These steps are designed for academic projects conducted by a researcher who is sponsored by a provincial government agency. All researchers must submit their research proposal through a review process before access to a Research Data Centre (RDC) can be granted. The steps for submitting a project proposal are outlined below.
- Step 1: Draft a project proposal and obtain a letter of support
- Step 2: Submit the proposal for peer and institutional reviews
- Step 3: Complete the security screening process
- Step 4: Timeline and fee structure
- Step 5: Sign a Section 10 agreement with Statistics Canada
- Step 6: Submit a product/output
Step 1: Draft a project proposal
Scope of analysis in a typical RDC proposal:
- Focus on modelling data (i.e., regression, logistic regression, multilevel modelling, etc.)
- Minimal descriptive statistics (i.e., 35-50 frequencies and crosstabs with limited dimensions)
- Access to single or multiple data sets. (i.e., typically focused on one main dataset with a few others for supporting analysis)
- Duration is short to medium timeframe (i.e., 1 to 3 years)
- Produce 1–2 products to be published in the public domain (i.e., presentation, journal article, dissertation, book chapter).
To ensure a swift review of the proposal, you are encouraged to include all elements of the following Project Proposal Framework.
- To another government department, to fulfill its mandate to develop or evaluate policy in a particular area, when it requires statistical outputs that necessitate access to confidential microdata; and,
- When a service is being rendered to Statistics Canada; i.e., Statistics Canada can engage the services of an employee of another department to produce requested statistical outputs when it is unable to provide the service itself.
Project proposal framework:
The project proposal is a maximum of ten pages and includes the following elements:
- Title of the Project
- Identification and security verification of primary investigator
- Access to enter an RDC will only be granted to individuals with valid federal security clearance. Federal employees requesting access to the RDC must first provide their date of birth and PRI number on their proposal so that Statistics Canada can verify their level of clearance. Consultants hired by a federal department to perform research are responsible for gaining security clearance through that department prior to submitting a research proposal.
- Rationale and objectives of the study
- Clearly identify the specific questions or objectives of the project.
- State how the research will contribute to the knowledge in the field of study by summarizing the current literature and identifying the gap(s) to be addressed.
- Proposed data analysis and software requirements
- What is the proposed statistical methodology? How is it suitable for this project?
- Will the volume of descriptive statistics be greater than that of a typical RDC proposal (i.e., 35-50 frequencies and crosstabs with limited dimensions)? If yes, please explain.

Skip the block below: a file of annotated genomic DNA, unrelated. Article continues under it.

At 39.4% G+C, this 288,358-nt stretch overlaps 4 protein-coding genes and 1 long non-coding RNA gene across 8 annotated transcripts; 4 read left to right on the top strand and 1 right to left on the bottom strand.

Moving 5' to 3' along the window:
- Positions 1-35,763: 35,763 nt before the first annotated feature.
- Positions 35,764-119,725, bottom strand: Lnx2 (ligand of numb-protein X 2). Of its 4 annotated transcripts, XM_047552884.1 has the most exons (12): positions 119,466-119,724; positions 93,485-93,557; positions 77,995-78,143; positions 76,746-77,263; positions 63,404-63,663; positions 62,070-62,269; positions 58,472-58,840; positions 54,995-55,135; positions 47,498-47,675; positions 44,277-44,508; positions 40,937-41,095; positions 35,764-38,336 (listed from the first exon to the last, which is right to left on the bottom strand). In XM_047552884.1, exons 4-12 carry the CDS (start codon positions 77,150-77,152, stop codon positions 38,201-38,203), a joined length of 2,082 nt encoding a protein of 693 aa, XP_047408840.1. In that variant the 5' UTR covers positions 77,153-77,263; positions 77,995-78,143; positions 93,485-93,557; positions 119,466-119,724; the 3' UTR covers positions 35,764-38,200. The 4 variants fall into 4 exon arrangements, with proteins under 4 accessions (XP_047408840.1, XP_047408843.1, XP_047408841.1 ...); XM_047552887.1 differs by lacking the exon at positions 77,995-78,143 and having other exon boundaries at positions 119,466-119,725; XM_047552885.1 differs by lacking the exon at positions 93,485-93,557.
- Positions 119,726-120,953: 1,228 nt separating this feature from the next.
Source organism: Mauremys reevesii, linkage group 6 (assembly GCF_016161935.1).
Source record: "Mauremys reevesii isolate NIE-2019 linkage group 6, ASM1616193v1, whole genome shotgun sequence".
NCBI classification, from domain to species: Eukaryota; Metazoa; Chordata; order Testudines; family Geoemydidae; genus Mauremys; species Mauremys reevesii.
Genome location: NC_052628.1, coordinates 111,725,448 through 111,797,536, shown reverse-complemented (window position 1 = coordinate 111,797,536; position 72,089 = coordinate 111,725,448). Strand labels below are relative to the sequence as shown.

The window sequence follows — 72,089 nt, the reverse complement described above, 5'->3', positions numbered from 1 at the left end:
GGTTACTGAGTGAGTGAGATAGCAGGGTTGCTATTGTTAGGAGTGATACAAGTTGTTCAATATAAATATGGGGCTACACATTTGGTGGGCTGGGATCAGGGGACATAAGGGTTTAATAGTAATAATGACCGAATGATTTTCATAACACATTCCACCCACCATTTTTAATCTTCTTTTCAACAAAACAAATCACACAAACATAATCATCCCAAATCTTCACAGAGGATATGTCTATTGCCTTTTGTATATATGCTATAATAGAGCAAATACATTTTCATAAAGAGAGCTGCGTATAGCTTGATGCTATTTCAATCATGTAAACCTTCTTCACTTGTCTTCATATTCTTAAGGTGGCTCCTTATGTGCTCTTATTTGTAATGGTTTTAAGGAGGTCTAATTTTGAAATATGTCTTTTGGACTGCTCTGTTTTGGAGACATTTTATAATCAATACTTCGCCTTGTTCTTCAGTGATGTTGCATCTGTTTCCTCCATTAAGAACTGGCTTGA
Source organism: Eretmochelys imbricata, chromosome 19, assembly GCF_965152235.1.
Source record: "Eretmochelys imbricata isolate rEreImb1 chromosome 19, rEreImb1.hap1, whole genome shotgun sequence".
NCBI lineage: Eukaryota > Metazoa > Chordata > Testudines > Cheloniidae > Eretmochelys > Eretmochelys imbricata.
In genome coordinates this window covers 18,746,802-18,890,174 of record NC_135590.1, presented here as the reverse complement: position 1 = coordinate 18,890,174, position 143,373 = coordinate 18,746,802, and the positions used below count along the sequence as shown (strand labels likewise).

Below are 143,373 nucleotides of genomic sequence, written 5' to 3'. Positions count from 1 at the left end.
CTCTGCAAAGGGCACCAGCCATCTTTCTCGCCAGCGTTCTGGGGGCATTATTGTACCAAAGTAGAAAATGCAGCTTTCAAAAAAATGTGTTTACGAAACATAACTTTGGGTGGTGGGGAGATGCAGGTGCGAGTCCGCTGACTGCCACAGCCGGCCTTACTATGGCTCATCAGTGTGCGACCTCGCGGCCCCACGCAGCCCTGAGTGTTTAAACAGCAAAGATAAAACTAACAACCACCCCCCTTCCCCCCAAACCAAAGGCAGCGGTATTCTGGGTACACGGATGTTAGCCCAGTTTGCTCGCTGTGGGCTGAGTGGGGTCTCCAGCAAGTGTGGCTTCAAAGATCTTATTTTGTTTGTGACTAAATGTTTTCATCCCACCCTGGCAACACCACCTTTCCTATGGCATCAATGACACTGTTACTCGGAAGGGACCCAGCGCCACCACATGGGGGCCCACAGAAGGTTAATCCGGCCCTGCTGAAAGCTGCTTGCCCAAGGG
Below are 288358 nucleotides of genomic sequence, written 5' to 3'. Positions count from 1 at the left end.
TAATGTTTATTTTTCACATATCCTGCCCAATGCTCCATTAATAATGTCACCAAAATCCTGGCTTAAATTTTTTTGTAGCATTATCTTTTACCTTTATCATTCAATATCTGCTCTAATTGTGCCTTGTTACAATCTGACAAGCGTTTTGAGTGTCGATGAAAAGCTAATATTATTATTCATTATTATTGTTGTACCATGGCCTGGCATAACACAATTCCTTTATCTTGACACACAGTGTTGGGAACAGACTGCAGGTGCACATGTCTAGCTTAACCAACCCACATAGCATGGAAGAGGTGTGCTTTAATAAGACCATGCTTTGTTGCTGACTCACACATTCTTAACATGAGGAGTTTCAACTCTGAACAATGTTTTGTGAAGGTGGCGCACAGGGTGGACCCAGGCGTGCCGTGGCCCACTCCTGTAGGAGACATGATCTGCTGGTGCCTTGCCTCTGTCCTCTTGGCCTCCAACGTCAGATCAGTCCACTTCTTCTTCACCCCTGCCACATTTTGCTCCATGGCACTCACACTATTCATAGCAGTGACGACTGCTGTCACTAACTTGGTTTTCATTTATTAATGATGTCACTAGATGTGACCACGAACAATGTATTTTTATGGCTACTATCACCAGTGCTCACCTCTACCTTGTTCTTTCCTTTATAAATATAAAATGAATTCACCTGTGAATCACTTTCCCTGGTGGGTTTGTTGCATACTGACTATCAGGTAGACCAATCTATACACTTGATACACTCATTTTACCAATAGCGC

- What software will be utilized?
- Please note, the approval of the feasibility of the data is not also an approval for the software requested in the research proposal. Please check with your local RDC Analyst to determine the availability of particular software packages and to discuss possible alternatives. Please see the following FAQ for more information on this process:
- Data requirements
- An explanation of why access to the confidential data (as opposed to public use microdata files) is necessary.
- Which survey file/files or cycles are to be used?
- Will the number of data sets be greater than that of a typical RDC proposal (i.e., 1–3 datasets)? If yes, please explain.
- Will datasets be merged, pooled, or linked to other Statistics Canada datasets or other data sets? If you plan to merge, pool, or link data in your analysis please provide adequate detail on how the data from each source will be combined in this analysis, and its intended purpose. In particular, your description should outline whether you plan to pool data from two or more sources to increase your sample size; or to merge aggregate contextual data to the micro-records; or whether your plan is to link micro-record to micro-record together from two or more sources. Most of Statistics Canada's micro-data master files contain unique record IDs associated with respondents such as persons, families or households. To protect the confidentiality of survey respondents, RDC researchers are not permitted to attempt any record linkage either between data files (e.g. Census and CCHS) or among cycles of a survey (such as CCHS 2009 and CCHS 2010). Should you plan a micro-record to micro-record linkage please be advised that a second approval process is required by senior management at Statistics Canada and that the linkage must be conducted at Statistics Canada. Additionally, there may be a fee for these services.
- Provide a statement that the confidential data file(s) identified is (are) in fact suitable for the proposed research.
- What are the variables to be used?
- What is the specific population of interest in the required data set(s)?
- What is the expected sample size of the population of interest? Is this sufficient to complete the analysis as well as respect the confidentiality of the respondents? Please explain
- Does geography play a role in the data analysis? If it is based on small levels of geography please describe how it will be defined, what variables will be used and the potential implications this may have on the sample size.
- Refer to these survey specific guidelines for RDC proposals requesting the following data:
- Expected project start and end dates and location where work is to be conducted
- Expected project start and end dates or anticipated duration and resources to complete the work (for example, two persons working 3 days per week for a month).
- Proposed location. Generally, access will be provided in a Statistics Canada Research Data Centre, or occasionally, in the Statistics Canada offices in Ottawa.
- Expected products
- Working paper
- Peer-reviewed journal article
- Book or book chapter